While reading Manovich, I was struck by his statement that “a code is rarely simply a neutral transport mechanism; usually it affects the messages transmitted with its help.” (64) Of course the notion itself is not too surprising. As Prof. Chun mentioned in class, we were all born into the prison of language; it is not hard to admit that language, as the primary tool we use to conceptualize and communicate, yet which is itself a social/cultural construct, must also to a certain degree shape our conceptualization and communication. What is fresh to me, however, is to think of the computer in such a way – as pointed out by Manovich, “the role of the digital computer shifted from being a particular technology to a filter for all culture, a form through which all kinds of cultural and artistic production were mediated.” (64) Since it is in our era that the computer has become so predominant and the use of what Manovich calls “cultural interface” is so widespread, in what ways are they making our ways of conceptualization and communication differ from people from previous eras, who are accustomed to the forms of printed text or cinema? That computer media “replaced sequential storage with random-access storage; hierarchical organization of information with a flattened hypertext” struck me as something alarming. It follows that our way of organizing information and knowledge is fundamentally changing. I immediately think of my sense of feeling lost reading Internet text, following link from link that are all connected together in a rhizomatic fashion. It is true that through the Internet I now have access to infinitely more information, but it concerns me that some quality in analyzing/organizing/thinking through the information is lost compared to when I read an integrated book. Or maybe even the nature of knowledge is in a way different in our era.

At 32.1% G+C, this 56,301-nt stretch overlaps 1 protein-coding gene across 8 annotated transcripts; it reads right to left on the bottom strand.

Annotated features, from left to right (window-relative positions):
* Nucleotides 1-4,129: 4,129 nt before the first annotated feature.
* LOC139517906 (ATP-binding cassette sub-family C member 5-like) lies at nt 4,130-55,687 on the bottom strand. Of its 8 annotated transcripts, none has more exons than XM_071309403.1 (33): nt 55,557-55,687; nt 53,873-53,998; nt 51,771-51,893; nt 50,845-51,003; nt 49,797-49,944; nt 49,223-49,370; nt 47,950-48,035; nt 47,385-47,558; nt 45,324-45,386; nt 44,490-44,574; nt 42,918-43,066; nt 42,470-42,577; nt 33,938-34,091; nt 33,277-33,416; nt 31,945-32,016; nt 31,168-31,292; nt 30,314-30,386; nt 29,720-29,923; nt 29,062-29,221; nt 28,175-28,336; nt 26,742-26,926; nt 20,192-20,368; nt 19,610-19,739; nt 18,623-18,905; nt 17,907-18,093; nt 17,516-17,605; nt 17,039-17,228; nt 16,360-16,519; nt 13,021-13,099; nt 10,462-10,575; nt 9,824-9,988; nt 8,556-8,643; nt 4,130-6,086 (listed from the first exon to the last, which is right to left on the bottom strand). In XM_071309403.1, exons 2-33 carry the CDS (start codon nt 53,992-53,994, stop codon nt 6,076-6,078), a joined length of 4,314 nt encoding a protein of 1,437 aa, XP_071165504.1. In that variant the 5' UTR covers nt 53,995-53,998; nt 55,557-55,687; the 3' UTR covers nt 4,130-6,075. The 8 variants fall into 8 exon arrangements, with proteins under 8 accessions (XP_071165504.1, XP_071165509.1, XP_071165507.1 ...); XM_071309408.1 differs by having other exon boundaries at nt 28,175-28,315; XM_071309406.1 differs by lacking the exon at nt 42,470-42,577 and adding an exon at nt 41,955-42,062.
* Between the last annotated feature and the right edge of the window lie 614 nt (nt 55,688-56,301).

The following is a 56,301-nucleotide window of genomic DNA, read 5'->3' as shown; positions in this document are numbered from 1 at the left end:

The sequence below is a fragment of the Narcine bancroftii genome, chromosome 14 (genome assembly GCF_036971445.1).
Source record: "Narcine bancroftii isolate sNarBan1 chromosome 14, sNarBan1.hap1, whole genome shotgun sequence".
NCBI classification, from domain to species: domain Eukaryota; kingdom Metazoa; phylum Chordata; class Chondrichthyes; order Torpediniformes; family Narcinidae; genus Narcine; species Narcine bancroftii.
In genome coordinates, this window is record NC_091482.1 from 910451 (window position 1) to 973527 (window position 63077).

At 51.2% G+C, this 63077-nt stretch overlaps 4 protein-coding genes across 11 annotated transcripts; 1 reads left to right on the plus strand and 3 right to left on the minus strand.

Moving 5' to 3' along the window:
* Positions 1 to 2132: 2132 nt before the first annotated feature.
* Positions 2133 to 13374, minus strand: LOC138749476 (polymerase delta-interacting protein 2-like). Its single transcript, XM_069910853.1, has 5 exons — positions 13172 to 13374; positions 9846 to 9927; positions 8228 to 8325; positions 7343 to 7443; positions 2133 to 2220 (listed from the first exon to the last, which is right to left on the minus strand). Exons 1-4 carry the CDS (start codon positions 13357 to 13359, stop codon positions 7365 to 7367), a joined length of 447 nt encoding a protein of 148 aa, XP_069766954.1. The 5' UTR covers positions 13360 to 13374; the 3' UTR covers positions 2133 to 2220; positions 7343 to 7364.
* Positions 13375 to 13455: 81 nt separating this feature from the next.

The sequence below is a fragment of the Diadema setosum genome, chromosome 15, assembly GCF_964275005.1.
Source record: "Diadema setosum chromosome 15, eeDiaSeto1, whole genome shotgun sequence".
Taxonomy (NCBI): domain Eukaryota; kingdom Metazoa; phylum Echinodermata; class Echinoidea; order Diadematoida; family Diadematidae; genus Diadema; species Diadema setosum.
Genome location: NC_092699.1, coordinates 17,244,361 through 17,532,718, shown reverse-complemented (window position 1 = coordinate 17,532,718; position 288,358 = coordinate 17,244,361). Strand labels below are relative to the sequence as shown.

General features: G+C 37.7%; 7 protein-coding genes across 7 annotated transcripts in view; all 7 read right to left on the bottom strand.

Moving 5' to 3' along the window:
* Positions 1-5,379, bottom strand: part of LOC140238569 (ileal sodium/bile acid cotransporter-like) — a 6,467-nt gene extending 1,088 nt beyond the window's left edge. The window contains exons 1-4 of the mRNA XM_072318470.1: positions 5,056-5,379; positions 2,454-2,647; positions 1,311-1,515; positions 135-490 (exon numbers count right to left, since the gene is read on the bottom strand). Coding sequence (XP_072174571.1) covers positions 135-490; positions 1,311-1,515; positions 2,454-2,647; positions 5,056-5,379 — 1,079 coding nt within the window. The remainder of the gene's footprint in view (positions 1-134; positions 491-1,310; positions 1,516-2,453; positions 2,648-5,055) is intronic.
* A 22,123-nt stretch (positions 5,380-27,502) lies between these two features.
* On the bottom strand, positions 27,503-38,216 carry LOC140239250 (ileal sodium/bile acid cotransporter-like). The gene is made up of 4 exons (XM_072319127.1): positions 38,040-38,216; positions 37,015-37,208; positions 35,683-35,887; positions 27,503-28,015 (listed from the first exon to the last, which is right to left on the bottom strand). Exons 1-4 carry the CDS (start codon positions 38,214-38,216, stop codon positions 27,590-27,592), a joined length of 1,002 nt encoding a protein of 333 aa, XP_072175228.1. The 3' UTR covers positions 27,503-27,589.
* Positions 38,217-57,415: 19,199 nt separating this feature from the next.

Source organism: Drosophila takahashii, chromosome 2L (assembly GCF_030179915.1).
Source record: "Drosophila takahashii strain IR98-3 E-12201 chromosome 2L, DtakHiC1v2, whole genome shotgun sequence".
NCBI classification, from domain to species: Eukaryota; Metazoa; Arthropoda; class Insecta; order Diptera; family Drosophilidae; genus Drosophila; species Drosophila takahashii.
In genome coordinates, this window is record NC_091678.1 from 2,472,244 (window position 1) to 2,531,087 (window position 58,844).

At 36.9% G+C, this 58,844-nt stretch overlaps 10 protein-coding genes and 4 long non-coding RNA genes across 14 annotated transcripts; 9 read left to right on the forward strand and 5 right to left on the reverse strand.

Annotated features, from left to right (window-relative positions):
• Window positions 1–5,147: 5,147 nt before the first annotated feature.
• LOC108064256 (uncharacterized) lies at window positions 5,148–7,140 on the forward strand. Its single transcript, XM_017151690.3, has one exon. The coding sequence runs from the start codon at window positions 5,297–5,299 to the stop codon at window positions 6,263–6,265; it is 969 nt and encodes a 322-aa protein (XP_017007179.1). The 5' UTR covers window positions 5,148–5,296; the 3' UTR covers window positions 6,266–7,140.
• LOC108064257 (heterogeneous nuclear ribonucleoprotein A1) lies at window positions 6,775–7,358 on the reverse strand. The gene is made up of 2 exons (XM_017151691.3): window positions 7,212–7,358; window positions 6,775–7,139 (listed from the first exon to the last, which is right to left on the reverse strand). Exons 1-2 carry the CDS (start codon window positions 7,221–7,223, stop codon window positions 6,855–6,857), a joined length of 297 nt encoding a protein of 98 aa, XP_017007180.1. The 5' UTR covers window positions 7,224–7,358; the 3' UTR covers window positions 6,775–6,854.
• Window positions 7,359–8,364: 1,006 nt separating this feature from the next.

By Qian Yin
Anna Fisher session